De 16 237 doentes, 709 (4,4%) foram classificados como MINOCA. A idade média foi 64±13 anos, 46,3% do género feminino. Dos doentes com MINOCA 390 (55,0%) tiveram alta hospitalar sob DAPT. O género masculino (OR 1,67, 95CI [1,05-2,38], p=0,027), ser fumador ativo (OR=1,82, 95CI [1,05-3,16], p=0,033), ter pelo menos uma intervenção coronária percutânea prévia (OR 3,18, 95CI [1,48-6,81], p=0,003), o diagnóstico de EAM com supradesnivelamento do segmento ST (OR 2,70, 95CI [1,59-4,76], p<0,001) e a presença de ritmo sinusal à admissão (OR=3,94, 95CI [2,07-7,48], p<0,001) foram os preditores independentes para a utilização de DAPT.


Neste estudo baseado num registo nacional, DAPT foi prescrita à alta a 55% dos doentes com MINOCA. Para além da presença de ritmo sinusal, os preditores independentes de utilização de DAPT identificam um subgrupo de doentes habitualmente classificado como tendo maior risco de eventos trombóticos. A questão de como lidar com o esquema antitrombótico de doentes com MINOCA permanece um tópico em discussão.

Síndrome coronária aguda
Enfarte agudo do miocárdio
Dupla terapêutica antiplaquetária
Full Text

Dual antiplatelet therapy (DAPT) is one of the mainstays of medical management in patients with acute coronary syndrome (ACS).1,2 However, when a myocardial infarction (MI) occurs in the absence of obstructive coronary artery disease (CAD), the role of DAPT is not established. In 2017, the first authoritative international expert opinion was published by the European Society of Cardiology (ESC), defining myocardial infarction with non-obstructed coronary artery (MINOCA) as a working diagnosis – an MI in the absence of obstructive CAD on angiography in any potential infarct-related artery (no coronary artery stenosis ≥50%), and no clinically overt specific cause for the acute presentation.3 Our group has already published the first trial studying Portuguese MINOCA patients, identifying a mortality rate of nearly 9% in a three-year follow-up of our single- experience.4 Recently, the ESC included a chapter dedicated to MINOCA patients in the 2017 guidelines for the management of acute MI in patients presenting with ST-segment elevation1 as well as in the fourth universal definition of MI.5 It is highlighted that this is a working diagnosis requiring specific investigation and treatment. However, there are still no clear treatment guidelines, and the ESC states that more research into this topic is required. The only trial to date addressing this issue reported a neutral benefit for DAPT,6 and the first randomized controlled trial is currently in development (the MINOCA-BAT trial, identifier NCT03686696). Thus, the present study aims to answer the following question: In which MINOCA patients do clinicians currently believe that DAPT can be useful?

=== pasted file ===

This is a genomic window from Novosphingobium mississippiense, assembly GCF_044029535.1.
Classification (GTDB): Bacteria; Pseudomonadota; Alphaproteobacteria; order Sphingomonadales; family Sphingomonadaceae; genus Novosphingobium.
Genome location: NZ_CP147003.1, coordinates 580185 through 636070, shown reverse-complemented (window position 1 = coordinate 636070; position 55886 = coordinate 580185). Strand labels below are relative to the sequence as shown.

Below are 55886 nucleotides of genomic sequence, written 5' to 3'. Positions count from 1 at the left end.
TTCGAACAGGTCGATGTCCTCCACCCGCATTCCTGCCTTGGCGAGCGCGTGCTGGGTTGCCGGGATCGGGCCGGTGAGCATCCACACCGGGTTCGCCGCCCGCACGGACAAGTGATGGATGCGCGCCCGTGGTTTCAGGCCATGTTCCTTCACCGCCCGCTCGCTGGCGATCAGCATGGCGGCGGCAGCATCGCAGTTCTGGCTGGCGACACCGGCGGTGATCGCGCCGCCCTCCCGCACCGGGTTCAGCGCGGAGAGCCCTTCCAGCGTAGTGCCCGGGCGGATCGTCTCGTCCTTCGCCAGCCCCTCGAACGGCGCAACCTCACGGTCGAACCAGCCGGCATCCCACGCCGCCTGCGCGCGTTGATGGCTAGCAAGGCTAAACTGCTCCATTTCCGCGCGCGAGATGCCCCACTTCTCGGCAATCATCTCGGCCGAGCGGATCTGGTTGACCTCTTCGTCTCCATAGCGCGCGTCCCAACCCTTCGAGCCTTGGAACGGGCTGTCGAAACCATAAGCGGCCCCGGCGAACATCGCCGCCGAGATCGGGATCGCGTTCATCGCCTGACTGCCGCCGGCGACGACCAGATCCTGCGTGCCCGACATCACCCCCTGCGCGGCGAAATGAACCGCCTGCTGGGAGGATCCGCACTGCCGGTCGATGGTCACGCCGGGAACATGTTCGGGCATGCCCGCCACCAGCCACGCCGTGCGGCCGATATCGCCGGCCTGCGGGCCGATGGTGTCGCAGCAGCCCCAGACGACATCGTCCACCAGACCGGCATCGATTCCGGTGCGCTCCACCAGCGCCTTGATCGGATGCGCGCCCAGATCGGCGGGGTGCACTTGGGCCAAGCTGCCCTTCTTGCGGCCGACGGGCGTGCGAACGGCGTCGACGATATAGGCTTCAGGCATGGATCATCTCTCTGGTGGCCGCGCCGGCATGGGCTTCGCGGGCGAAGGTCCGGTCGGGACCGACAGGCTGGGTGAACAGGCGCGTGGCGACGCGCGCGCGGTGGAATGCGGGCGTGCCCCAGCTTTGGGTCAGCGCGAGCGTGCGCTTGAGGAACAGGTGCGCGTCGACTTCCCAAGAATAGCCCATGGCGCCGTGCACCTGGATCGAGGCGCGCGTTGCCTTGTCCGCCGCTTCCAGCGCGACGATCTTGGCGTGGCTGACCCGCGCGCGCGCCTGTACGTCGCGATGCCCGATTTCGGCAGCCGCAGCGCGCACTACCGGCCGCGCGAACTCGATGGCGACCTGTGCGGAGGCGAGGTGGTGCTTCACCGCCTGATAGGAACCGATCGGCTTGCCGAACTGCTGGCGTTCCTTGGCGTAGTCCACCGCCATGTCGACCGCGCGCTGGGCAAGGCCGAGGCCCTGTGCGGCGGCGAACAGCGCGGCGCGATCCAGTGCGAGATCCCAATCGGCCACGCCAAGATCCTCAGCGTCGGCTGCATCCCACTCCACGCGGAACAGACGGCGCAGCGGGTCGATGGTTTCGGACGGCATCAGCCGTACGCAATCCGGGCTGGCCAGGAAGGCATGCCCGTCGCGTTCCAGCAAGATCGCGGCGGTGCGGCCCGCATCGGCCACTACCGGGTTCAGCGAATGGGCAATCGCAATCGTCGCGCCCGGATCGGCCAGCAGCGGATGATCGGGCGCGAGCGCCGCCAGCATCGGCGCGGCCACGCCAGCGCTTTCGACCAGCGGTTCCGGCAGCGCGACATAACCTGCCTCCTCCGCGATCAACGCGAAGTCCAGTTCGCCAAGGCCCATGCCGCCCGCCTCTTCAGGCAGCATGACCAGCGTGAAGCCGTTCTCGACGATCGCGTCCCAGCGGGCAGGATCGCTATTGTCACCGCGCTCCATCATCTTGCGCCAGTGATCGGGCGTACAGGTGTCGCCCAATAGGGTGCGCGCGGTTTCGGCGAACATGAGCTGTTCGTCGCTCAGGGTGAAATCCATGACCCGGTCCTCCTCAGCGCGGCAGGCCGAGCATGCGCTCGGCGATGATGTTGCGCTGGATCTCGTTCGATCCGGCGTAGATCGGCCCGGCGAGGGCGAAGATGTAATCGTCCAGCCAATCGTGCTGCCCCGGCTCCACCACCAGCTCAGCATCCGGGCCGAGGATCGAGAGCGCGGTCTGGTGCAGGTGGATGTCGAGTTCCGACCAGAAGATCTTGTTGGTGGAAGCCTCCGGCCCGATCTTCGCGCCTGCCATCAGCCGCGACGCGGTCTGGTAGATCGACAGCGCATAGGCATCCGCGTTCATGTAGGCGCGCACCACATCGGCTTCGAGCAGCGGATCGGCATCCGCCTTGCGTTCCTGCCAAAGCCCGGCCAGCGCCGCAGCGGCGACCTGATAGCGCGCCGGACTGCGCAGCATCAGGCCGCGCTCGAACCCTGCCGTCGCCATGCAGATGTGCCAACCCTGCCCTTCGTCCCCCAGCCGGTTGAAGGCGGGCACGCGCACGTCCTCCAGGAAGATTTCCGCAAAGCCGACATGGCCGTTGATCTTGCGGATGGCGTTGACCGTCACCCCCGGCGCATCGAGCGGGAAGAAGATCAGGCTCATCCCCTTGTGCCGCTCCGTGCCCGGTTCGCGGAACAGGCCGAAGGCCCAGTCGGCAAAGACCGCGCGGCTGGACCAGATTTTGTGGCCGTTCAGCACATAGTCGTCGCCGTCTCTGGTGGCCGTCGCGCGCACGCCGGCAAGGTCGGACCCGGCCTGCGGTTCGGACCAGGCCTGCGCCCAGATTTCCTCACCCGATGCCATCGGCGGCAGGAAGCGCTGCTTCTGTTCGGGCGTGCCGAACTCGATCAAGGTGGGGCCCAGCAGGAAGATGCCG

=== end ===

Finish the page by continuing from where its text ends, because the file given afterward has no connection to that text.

The Portuguese Registry of Acute Coronary Syndromes (ProACS) is an observational nationwide multicenter registry enrolling adult patients (>18 years) with an episode of ACS ( identifier NCT01642329).7,8 According to the current universal definition of MI, only type 1 MI patients are eligible.5 Demographic data, medical history, presenting symptoms, biochemical, electro and echocardiography data, pharmacological therapies, invasive procedures, in-hospital complications and mortality are collected using a standardized data collection form. The National Ethics Committee for Clinical Research, the institutional ethics committee and review board of each center approved individual participation in the registry.